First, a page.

health and social care service users. It was establisted in 1996
and has worked nationally and locally to try to improve service
users’ involvement in and influence on health and social care, and
to improve the quality of support and services they receive.


This article takes as its staring point the decision of social
care minister Stephen Ladyman to develop a new vision for adult
social care and the failure so far to elicit service users’ views,
it reports evidence submitted by Shaping Our Lives,  the national
service user-controlled organisation. This highlights a vision of
soical care based on the social models of support and a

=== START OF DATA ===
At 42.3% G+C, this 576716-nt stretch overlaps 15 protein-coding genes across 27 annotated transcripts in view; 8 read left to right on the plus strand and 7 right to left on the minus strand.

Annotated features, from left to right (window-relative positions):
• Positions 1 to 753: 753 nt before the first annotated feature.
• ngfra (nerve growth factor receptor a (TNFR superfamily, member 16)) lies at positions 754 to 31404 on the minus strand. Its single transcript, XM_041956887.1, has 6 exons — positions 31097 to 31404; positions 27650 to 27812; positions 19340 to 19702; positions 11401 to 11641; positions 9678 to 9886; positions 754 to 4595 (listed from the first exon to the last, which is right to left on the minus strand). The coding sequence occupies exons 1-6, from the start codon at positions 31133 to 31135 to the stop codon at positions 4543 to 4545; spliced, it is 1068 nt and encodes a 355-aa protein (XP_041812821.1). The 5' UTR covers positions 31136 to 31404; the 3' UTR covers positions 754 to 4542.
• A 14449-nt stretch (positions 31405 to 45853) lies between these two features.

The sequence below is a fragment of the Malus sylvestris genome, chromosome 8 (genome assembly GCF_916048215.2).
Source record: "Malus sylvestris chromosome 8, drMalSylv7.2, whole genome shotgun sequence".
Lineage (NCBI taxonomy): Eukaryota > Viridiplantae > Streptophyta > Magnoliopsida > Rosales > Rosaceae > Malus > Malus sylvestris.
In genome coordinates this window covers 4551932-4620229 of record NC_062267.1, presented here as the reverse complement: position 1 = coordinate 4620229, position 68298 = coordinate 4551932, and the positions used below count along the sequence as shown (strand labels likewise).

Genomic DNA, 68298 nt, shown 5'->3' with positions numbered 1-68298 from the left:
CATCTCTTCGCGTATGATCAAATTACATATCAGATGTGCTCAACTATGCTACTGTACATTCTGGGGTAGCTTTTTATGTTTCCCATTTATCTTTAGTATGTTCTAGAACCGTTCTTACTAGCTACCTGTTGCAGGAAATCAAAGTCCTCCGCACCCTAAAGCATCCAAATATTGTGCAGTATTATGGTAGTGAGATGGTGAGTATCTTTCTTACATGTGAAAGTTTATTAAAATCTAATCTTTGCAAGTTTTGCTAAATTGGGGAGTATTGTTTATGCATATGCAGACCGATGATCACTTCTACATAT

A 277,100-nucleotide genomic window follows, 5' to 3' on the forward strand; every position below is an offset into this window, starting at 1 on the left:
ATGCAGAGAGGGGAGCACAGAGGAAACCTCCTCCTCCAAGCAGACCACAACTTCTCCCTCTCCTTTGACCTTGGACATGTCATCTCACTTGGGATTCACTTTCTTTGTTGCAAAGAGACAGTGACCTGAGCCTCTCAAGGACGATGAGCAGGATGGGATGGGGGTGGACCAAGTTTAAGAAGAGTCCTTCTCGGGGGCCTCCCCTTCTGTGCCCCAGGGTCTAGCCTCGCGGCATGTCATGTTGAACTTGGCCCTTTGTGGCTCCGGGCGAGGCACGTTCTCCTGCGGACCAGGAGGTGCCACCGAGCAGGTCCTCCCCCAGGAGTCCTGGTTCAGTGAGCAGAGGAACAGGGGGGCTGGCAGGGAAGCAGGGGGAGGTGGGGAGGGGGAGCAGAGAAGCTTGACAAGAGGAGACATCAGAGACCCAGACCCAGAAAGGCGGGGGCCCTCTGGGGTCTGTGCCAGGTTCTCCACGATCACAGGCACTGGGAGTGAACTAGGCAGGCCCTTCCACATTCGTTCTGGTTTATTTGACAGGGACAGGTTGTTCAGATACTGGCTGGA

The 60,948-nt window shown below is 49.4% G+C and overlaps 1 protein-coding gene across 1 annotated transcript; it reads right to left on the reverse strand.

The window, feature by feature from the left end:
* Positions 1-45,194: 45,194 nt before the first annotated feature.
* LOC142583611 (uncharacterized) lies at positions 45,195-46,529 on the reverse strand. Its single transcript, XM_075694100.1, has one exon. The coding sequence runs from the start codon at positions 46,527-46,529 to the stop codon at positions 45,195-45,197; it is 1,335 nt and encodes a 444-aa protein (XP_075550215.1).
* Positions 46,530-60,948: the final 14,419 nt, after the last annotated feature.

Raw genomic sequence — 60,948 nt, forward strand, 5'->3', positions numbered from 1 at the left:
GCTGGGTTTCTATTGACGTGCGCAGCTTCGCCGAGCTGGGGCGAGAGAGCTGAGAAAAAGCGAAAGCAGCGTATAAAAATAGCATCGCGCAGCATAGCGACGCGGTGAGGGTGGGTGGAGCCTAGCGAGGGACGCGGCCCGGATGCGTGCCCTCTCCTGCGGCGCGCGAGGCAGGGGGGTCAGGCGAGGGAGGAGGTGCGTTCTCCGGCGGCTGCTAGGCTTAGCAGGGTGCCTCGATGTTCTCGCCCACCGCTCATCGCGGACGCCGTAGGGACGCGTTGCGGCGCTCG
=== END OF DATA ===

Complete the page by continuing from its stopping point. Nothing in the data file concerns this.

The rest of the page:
rights-based approach. It discusses the kind of practice users
value and a series of principles and values to underpin social care
for the future as well as ways to achieve


  • C. Barnes, C. Mercer and H. Morgan (2000) Creating Independent
    Futures: An evaluation of services led by, Disabled People,
    Disablity Press 2000.
  • Shaping Our Lives, Black User Group (West London) Ethnic
    Disabled Group Emerged (Manchester) Footprints and Waltham Forest
    Black Mental Health Service User Group (North London) and Service
    Users’ Action Forum (Wakefield), Shaping Our Lives – From Outset to
    Outcome: What People Think of Social Care Services They Use, York,
    Joseph Rowntree Foundation/ York Publishing Services 2003. 


Fran Branfield can be contacted at